Edward Seago was born in Norwich in 1910. At the age of eight, Seago was diagnosed with a chronic heart condition and much of his childhood was spent confined to bed. Despite his health issues, Seago was determined to become an artist, however his ailments prevented an art school education. Largely self-taught, the young and eager artist sought advice from Sir Alfred Munnings and Bertram Priestman. Under their guidance he quickly developed his skill and technique, painting rapidly with expressive brushwork, a skill he developed into a virtuoso talent.
Throughout his life Seago was inextricably linked to East Anglia; he lived in Norwich and then Ludham virtually all of his life, with a short sojourn travelling with the circus in the 1930s. East Anglia was the source of many of Seago's vivid and expressive landscapes, but its artistic heritage played an equally important role in Seago's artistic vision; the Norwich School of Artists and the light and atmosphere of the paintings of the great East Anglican artist, John Constable, became Seago's main influence and inspiration.
After settling in the Norfolk broads at Ludham in 1945, Seago, ever the eccentric, endeavoured to acquire a boat that would become his floating studio in which he could plan voyages over the English Channel to Holland, Belgium and France, a dream he had been determined to accomplish for many years. His first vessel, The Endeavour, a converted naval sailing boat, was not the most reliable although Seago did manage to sail to Belgium in her in 1948. His second yacht, The Capricorn, awarded Seago many highly successful voyages between 1951 and 1967, allowing the artist to explore the French countryside as he sailed along the Seine from Dieppe to Paris.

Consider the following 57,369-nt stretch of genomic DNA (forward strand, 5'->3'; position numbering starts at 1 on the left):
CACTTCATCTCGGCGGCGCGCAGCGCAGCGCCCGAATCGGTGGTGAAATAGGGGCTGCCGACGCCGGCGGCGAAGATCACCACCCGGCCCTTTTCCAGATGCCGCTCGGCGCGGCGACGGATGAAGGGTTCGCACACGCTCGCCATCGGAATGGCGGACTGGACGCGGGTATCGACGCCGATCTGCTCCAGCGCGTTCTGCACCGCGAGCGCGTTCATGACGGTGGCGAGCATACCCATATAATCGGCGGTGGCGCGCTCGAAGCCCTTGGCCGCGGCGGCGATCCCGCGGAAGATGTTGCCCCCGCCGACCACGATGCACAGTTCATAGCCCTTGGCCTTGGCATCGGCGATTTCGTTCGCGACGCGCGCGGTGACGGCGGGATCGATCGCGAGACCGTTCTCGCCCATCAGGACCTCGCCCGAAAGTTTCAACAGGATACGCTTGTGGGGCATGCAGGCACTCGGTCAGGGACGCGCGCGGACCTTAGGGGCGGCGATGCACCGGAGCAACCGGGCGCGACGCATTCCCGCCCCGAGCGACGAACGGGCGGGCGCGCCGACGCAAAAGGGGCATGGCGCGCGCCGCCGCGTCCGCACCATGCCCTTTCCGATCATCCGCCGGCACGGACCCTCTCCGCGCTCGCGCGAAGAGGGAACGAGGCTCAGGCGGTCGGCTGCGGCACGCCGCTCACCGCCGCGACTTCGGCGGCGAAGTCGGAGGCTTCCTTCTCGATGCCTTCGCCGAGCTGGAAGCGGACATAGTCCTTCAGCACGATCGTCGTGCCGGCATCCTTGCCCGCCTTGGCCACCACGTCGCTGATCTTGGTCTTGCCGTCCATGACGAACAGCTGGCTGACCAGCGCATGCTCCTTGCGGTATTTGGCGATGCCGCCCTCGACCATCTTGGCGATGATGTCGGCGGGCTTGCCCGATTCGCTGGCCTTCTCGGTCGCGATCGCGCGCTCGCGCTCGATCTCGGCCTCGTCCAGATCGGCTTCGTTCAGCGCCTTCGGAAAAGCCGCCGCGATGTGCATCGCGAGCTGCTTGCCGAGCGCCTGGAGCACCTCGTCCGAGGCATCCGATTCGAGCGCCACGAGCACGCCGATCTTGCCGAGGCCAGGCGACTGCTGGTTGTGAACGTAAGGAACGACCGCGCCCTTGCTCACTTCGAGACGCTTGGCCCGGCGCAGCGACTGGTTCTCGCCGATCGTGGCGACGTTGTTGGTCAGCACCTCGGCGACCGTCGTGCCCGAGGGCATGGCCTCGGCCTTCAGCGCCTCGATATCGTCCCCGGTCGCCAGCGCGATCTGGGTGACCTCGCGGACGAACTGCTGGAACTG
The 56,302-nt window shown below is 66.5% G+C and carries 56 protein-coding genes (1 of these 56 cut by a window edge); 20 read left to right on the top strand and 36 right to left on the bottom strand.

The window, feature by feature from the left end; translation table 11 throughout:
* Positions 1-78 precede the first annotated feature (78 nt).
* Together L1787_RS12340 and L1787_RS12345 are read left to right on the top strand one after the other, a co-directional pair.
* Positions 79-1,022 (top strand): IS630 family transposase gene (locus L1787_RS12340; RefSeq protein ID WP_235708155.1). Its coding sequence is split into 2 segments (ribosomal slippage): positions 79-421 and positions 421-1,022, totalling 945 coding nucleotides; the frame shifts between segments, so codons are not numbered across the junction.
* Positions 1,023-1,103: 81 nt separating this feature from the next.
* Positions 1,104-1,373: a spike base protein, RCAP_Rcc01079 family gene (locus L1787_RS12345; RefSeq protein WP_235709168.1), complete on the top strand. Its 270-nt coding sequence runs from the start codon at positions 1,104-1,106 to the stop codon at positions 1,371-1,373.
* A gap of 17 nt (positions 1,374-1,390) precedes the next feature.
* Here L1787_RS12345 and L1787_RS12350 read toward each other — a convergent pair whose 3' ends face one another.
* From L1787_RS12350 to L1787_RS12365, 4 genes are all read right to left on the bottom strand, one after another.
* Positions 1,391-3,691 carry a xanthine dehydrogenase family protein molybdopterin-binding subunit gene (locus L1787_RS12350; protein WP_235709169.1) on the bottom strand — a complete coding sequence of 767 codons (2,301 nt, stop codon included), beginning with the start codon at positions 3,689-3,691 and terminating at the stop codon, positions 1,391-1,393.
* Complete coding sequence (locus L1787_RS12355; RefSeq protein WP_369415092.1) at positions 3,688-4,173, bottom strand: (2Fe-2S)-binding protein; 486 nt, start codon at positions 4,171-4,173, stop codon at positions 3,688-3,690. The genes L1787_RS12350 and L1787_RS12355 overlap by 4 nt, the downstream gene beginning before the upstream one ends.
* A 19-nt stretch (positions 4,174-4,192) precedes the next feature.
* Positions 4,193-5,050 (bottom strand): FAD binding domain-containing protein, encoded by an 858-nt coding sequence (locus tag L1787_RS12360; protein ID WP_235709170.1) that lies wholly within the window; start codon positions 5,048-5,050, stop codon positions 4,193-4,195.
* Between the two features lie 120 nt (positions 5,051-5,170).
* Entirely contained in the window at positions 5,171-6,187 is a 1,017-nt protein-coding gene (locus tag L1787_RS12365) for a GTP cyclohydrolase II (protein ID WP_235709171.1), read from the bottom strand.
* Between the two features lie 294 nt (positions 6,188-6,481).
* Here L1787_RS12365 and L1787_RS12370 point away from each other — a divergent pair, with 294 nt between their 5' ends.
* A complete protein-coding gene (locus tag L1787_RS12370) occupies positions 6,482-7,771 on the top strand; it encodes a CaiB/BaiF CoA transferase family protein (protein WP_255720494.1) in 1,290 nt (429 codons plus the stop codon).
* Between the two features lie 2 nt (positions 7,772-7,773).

Painted from the tow path beside the Orne Canal in Amfreville, a quiet village near the coast of Normandy, The Lock at Amfreville, France perfectly captures the tranquillity that delighted Seago on his many French adventures aboard The Capricorn. These painting trips across the Channel inspired the artist to use livelier brushstrokes, a looser style and a palette of heightened intensity with a greater emphasis on pure colour. The Lock at Amfreville, France is a symphony of green, intensified against the bright blue of the sky. The figures on the sunlit path lead the eye into the picture and towards the lock reflected on the surface of the water in the distance.
The Lock at Amfreville, France is typical of Seago’s mature style, and his skill at capturing atmosphere with impressionistic brushstrokes. The composition is open and uncluttered, utilising the simplicity of composition and colour for individual expression and conveying Seago’s personal emotional response to nature.